The Scarlet Letter By Nathaniel Hawthorne Chapter 23 - The Revelation of the Scarlet Letter

XXIII. THE REVELATION OF THE SCARLET LETTER

The eloquent voice, on which the souls of the listening audience had been borne aloft as on the swelling waves of the sea, at length came to a pause. There was a momentary silence, profound as what should follow the utterance of oracles. Then ensued a murmur and half-hushed tumult, as if the auditors, released from the high spell that had transported them into the region of another's mind, were returning into themselves, with all their awe and wonder still heavy on them. In a moment more the crowd began to gush forth from the doors of the church. Now that there was an end, they needed more breath, more fit to support the gross and earthly life into which they relapsed, than that atmosphere which the preacher had converted into words of flame, and had burdened with the rich fragrance of his thought.

In the open air their rapture broke into speech. The street and the market-place absolutely babbled, from side to side, with applauses of the minister. His hearers could not rest until they had told one another of what each knew better than he could tell or hear.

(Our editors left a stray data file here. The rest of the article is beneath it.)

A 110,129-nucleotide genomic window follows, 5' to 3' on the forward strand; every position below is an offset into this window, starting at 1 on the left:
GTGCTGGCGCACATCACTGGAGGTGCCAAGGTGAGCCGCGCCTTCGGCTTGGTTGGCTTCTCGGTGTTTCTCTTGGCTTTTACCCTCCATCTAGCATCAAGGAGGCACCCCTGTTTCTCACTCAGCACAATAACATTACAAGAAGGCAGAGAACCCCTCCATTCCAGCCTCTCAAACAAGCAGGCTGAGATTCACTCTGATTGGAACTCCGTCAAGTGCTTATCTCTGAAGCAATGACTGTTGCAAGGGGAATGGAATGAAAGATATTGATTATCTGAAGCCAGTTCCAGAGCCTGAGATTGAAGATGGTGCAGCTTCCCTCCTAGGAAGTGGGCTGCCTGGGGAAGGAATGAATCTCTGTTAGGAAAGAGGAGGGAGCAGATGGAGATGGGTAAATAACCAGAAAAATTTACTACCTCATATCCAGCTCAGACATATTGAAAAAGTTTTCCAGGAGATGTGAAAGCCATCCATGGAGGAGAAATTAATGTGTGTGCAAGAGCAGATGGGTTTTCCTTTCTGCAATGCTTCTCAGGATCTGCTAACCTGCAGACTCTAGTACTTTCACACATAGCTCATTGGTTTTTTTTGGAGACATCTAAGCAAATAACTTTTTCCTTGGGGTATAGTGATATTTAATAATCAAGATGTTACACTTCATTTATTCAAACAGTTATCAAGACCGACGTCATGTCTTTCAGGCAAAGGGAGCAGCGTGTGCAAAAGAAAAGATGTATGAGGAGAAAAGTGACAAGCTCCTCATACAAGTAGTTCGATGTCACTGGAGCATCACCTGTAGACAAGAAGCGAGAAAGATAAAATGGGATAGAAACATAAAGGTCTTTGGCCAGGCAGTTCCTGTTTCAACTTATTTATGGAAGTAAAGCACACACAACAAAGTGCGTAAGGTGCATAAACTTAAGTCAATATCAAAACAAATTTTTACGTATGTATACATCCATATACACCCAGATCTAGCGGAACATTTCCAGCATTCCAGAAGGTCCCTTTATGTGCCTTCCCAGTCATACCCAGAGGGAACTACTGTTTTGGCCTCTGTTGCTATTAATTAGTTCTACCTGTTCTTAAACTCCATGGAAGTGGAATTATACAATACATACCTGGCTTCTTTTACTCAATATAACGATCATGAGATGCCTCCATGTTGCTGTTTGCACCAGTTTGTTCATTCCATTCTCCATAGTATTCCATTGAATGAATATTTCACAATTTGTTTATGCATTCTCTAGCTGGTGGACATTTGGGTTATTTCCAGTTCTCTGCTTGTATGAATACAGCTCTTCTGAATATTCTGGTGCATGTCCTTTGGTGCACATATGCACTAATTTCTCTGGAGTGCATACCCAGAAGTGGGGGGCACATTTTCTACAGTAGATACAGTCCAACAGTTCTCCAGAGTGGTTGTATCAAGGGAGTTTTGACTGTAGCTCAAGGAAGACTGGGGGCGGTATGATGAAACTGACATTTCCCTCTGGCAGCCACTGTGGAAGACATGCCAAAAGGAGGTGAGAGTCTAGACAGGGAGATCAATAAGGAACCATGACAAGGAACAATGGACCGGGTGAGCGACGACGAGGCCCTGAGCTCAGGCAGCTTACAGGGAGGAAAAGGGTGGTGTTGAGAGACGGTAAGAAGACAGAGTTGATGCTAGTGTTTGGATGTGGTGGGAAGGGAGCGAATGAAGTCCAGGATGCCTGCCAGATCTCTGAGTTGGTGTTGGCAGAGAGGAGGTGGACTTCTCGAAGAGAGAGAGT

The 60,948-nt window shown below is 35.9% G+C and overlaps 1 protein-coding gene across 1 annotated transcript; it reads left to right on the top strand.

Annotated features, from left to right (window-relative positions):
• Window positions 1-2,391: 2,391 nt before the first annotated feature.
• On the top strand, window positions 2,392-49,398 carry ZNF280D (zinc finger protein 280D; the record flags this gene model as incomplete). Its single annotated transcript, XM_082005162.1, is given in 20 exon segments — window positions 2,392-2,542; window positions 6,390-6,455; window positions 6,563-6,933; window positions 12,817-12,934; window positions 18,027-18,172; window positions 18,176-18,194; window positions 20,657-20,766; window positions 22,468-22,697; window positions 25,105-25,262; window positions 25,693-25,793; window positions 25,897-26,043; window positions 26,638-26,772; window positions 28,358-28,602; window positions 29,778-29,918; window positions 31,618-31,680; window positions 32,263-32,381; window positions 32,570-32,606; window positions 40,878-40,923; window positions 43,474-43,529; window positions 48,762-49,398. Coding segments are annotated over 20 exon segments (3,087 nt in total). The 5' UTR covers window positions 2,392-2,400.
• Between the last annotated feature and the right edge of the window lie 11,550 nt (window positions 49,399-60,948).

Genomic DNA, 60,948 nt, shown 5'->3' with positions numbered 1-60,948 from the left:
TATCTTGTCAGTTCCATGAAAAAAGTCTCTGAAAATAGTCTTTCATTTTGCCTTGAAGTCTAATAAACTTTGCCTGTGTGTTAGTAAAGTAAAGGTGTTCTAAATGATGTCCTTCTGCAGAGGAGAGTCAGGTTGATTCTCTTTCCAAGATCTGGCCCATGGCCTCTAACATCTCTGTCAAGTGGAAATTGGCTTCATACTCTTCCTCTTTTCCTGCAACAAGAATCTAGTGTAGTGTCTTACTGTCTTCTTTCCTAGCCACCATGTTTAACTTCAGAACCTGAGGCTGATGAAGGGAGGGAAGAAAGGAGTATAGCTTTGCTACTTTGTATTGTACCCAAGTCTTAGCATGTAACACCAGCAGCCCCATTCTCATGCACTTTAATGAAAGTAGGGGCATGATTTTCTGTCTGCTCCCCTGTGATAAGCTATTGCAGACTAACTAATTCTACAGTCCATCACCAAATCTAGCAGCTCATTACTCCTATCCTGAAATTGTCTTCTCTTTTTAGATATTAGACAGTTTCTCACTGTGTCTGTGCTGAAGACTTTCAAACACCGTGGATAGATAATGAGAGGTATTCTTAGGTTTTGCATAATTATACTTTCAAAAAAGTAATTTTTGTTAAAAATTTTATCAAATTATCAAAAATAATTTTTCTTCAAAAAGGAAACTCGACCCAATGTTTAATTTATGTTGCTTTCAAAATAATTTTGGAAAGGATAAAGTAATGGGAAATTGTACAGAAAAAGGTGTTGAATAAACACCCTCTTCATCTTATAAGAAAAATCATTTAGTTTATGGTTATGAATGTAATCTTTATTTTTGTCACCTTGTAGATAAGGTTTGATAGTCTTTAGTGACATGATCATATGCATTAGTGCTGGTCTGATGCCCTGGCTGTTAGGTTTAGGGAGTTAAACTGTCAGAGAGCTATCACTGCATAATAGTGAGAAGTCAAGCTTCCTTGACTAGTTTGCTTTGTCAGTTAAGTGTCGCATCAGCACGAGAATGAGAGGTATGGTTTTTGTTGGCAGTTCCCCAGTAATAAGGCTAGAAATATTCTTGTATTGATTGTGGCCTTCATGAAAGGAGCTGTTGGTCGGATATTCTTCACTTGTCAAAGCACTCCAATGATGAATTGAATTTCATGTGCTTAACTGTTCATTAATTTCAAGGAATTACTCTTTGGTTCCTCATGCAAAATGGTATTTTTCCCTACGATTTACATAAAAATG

According to their united testimony, never had man spoken in so wise, so high, and so holy a spirit, as he that spake this day; nor had inspiration ever breathed through mortal lips more evidently than it did through his. Its influence could be seen, as it were, descending upon him, and possessing him, and continually lifting him out of the written discourse that lay before him, and filling him with ideas that must have been as marvellous to himself as to his audience. His subject, it appeared, had been the relation between the Deity and the communities of mankind, with a special reference to the New England which they were here planting in the wilderness. And, as he drew towards the close, a spirit as of prophecy had come upon him, constraining him to its purpose as mightily as the old prophets of Israel were constrained, only with this difference, that, whereas the Jewish seers had denounced judgments and ruin on their country, it was his mission to foretell a high and glorious destiny for the newly gathered people of the Lord. But, throughout it all, and through the whole discourse, there had been a certain deep, sad undertone of pathos, which could not be interpreted otherwise than as the natural regret of one soon to pass away. Yes; their minister whom they so loved — and who so loved them all, that he could not depart heavenward without a sigh — had the foreboding of untimely death upon him, and would soon leave them in their tears. This idea of his transitory stay on earth gave the last emphasis to the effect which the preacher had produced; it was as if an angel, in his passage to the skies, had shaken his bright wings over the people for an instant — at once a shadow and a splendour — and had shed down a shower of golden truths upon them.